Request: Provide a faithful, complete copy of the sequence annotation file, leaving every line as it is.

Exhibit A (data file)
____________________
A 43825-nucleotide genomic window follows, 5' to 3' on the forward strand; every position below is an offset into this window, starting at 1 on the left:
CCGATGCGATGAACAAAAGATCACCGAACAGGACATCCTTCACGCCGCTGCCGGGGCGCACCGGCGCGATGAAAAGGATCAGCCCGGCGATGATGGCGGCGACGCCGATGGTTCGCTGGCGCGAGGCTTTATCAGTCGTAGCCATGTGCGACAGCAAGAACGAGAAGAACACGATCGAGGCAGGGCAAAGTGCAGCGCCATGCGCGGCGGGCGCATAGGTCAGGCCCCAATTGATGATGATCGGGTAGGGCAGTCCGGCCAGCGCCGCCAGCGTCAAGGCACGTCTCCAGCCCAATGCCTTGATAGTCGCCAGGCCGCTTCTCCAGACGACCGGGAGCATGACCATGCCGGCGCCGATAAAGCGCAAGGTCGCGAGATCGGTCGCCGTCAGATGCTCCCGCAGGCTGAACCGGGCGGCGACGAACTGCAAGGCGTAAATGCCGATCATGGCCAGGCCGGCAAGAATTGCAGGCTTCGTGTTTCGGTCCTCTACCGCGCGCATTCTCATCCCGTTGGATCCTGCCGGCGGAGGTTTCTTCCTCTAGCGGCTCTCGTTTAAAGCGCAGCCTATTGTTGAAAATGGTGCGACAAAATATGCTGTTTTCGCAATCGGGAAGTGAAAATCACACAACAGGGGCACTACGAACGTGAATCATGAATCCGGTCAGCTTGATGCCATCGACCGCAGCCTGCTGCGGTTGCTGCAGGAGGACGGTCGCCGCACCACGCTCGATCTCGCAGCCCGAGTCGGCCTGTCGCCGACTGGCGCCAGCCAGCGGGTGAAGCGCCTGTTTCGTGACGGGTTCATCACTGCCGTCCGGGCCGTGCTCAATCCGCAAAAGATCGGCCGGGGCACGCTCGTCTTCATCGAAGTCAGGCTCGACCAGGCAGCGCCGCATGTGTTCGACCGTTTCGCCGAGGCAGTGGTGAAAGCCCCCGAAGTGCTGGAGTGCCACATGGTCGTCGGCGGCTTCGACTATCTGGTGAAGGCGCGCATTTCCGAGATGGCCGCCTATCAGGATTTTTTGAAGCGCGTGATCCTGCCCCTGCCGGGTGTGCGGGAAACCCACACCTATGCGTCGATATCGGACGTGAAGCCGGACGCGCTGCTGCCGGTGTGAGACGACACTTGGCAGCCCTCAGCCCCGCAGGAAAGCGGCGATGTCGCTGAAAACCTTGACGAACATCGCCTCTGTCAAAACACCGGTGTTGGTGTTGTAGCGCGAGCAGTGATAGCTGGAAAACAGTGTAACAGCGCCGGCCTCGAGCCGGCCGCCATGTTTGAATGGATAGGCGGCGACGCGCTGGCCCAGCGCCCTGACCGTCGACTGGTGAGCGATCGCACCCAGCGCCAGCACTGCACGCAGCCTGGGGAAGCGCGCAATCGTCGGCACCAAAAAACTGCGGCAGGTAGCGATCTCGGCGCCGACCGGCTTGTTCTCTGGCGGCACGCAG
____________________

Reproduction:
A 43825-nucleotide genomic window follows, 5' to 3' on the forward strand; every position below is an offset into this window, starting at 1 on the left:
CCGATGCGATGAACAAAAGATCACCGAACAGGACATCCTTCACGCCGCTGCCGGGGCGCACCGGCGCGATGAAAAGGATCAGCCCGGCGATGATGGCGGCGACGCCGATGGTTCGCTGGCGCGAGGCTTTATCAGTCGTAGCCATGTGCGACAGCAAGAACGAGAAGAACACGATCGAGGCAGGGCAAAGTGCAGCGCCATGCGCGGCGGGCGCATAGGTCAGGCCCCAATTGATGATGATCGGGTAGGGCAGTCCGGCCAGCGCCGCCAGCGTCAAGGCACGTCTCCAGCCCAATGCCTTGATAGTCGCCAGGCCGCTTCTCCAGACGACCGGGAGCATGACCATGCCGGCGCCGATAAAGCGCAAGGTCGCGAGATCGGTCGCCGTCAGATGCTCCCGCAGGCTGAACCGGGCGGCGACGAACTGCAAGGCGTAAATGCCGATCATGGCCAGGCCGGCAAGAATTGCAGGCTTCGTGTTTCGGTCCTCTACCGCGCGCATTCTCATCCCGTTGGATCCTGCCGGCGGAGGTTTCTTCCTCTAGCGGCTCTCGTTTAAAGCGCAGCCTATTGTTGAAAATGGTGCGACAAAATATGCTGTTTTCGCAATCGGGAAGTGAAAATCACACAACAGGGGCACTACGAACGTGAATCATGAATCCGGTCAGCTTGATGCCATCGACCGCAGCCTGCTGCGGTTGCTGCAGGAGGACGGTCGCCGCACCACGCTCGATCTCGCAGCCCGAGTCGGCCTGTCGCCGACTGGCGCCAGCCAGCGGGTGAAGCGCCTGTTTCGTGACGGGTTCATCACTGCCGTCCGGGCCGTGCTCAATCCGCAAAAGATCGGCCGGGGCACGCTCGTCTTCATCGAAGTCAGGCTCGACCAGGCAGCGCCGCATGTGTTCGACCGTTTCGCCGAGGCAGTGGTGAAAGCCCCCGAAGTGCTGGAGTGCCACATGGTCGTCGGCGGCTTCGACTATCTGGTGAAGGCGCGCATTTCCGAGATGGCCGCCTATCAGGATTTTTTGAAGCGCGTGATCCTGCCCCTGCCGGGTGTGCGGGAAACCCACACCTATGCGTCGATATCGGACGTGAAGCCGGACGCGCTGCTGCCGGTGTGAGACGACACTTGGCAGCCCTCAGCCCCGCAGGAAAGCGGCGATGTCGCTGAAAACCTTGACGAACATCGCCTCTGTCAAAACACCGGTGTTGGTGTTGTAGCGCGAGCAGTGATAGCTGGAAAACAGTGTAACAGCGCCGGCCTCGAGCCGGCCGCCATGTTTGAATGGATAGGCGGCGACGCGCTGGCCCAGCGCCCTGACCGTCGACTGGTGAGCGATCGCACCCAGCGCCAGCACTGCACGCAGCCTGGGGAAGCGCGCAATCGTCGGCACCAAAAAACTGCGGCAGGTAGCGATCTCGGCGCCGACCGGCTTGTTCTCTGGCGGCACGCAG